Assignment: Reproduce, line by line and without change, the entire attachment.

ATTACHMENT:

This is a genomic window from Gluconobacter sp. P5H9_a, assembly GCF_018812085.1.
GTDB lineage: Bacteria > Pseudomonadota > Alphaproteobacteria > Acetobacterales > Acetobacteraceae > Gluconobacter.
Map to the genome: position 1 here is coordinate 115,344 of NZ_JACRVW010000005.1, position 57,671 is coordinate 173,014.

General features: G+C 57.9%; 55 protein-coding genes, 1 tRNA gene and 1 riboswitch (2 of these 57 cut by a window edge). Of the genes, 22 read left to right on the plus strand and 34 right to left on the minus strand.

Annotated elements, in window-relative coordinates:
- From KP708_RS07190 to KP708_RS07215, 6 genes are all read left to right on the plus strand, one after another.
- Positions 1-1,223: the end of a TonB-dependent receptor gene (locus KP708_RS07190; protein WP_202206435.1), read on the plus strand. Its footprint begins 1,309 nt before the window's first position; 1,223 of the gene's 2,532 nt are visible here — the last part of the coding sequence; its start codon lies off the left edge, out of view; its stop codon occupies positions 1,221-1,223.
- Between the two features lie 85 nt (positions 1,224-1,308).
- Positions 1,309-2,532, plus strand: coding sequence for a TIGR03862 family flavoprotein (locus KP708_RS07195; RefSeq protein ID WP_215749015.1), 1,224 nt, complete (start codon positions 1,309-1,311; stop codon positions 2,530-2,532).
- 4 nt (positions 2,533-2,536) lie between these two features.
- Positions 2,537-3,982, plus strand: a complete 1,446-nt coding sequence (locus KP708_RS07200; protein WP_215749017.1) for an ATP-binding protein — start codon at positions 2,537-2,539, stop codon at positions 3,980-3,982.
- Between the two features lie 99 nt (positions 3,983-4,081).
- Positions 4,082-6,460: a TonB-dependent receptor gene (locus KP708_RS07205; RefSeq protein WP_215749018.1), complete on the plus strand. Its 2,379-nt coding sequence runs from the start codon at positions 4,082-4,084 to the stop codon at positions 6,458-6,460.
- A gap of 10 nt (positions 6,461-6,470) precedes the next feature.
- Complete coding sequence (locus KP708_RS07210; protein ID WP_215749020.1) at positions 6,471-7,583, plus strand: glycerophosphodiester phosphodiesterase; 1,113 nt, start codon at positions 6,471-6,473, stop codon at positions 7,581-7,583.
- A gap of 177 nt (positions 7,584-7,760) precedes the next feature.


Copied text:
This is a genomic window from Gluconobacter sp. P5H9_a, assembly GCF_018812085.1.
GTDB lineage: Bacteria > Pseudomonadota > Alphaproteobacteria > Acetobacterales > Acetobacteraceae > Gluconobacter.
Map to the genome: position 1 here is coordinate 115,344 of NZ_JACRVW010000005.1, position 57,671 is coordinate 173,014.

General features: G+C 57.9%; 55 protein-coding genes, 1 tRNA gene and 1 riboswitch (2 of these 57 cut by a window edge). Of the genes, 22 read left to right on the plus strand and 34 right to left on the minus strand.

Annotated elements, in window-relative coordinates:
- From KP708_RS07190 to KP708_RS07215, 6 genes are all read left to right on the plus strand, one after another.
- Positions 1-1,223: the end of a TonB-dependent receptor gene (locus KP708_RS07190; protein WP_202206435.1), read on the plus strand. Its footprint begins 1,309 nt before the window's first position; 1,223 of the gene's 2,532 nt are visible here — the last part of the coding sequence; its start codon lies off the left edge, out of view; its stop codon occupies positions 1,221-1,223.
- Between the two features lie 85 nt (positions 1,224-1,308).
- Positions 1,309-2,532, plus strand: coding sequence for a TIGR03862 family flavoprotein (locus KP708_RS07195; RefSeq protein ID WP_215749015.1), 1,224 nt, complete (start codon positions 1,309-1,311; stop codon positions 2,530-2,532).
- 4 nt (positions 2,533-2,536) lie between these two features.
- Positions 2,537-3,982, plus strand: a complete 1,446-nt coding sequence (locus KP708_RS07200; protein WP_215749017.1) for an ATP-binding protein — start codon at positions 2,537-2,539, stop codon at positions 3,980-3,982.
- Between the two features lie 99 nt (positions 3,983-4,081).
- Positions 4,082-6,460: a TonB-dependent receptor gene (locus KP708_RS07205; RefSeq protein WP_215749018.1), complete on the plus strand. Its 2,379-nt coding sequence runs from the start codon at positions 4,082-4,084 to the stop codon at positions 6,458-6,460.
- A gap of 10 nt (positions 6,461-6,470) precedes the next feature.
- Complete coding sequence (locus KP708_RS07210; protein ID WP_215749020.1) at positions 6,471-7,583, plus strand: glycerophosphodiester phosphodiesterase; 1,113 nt, start codon at positions 6,471-6,473, stop codon at positions 7,581-7,583.
- A gap of 177 nt (positions 7,584-7,760) precedes the next feature.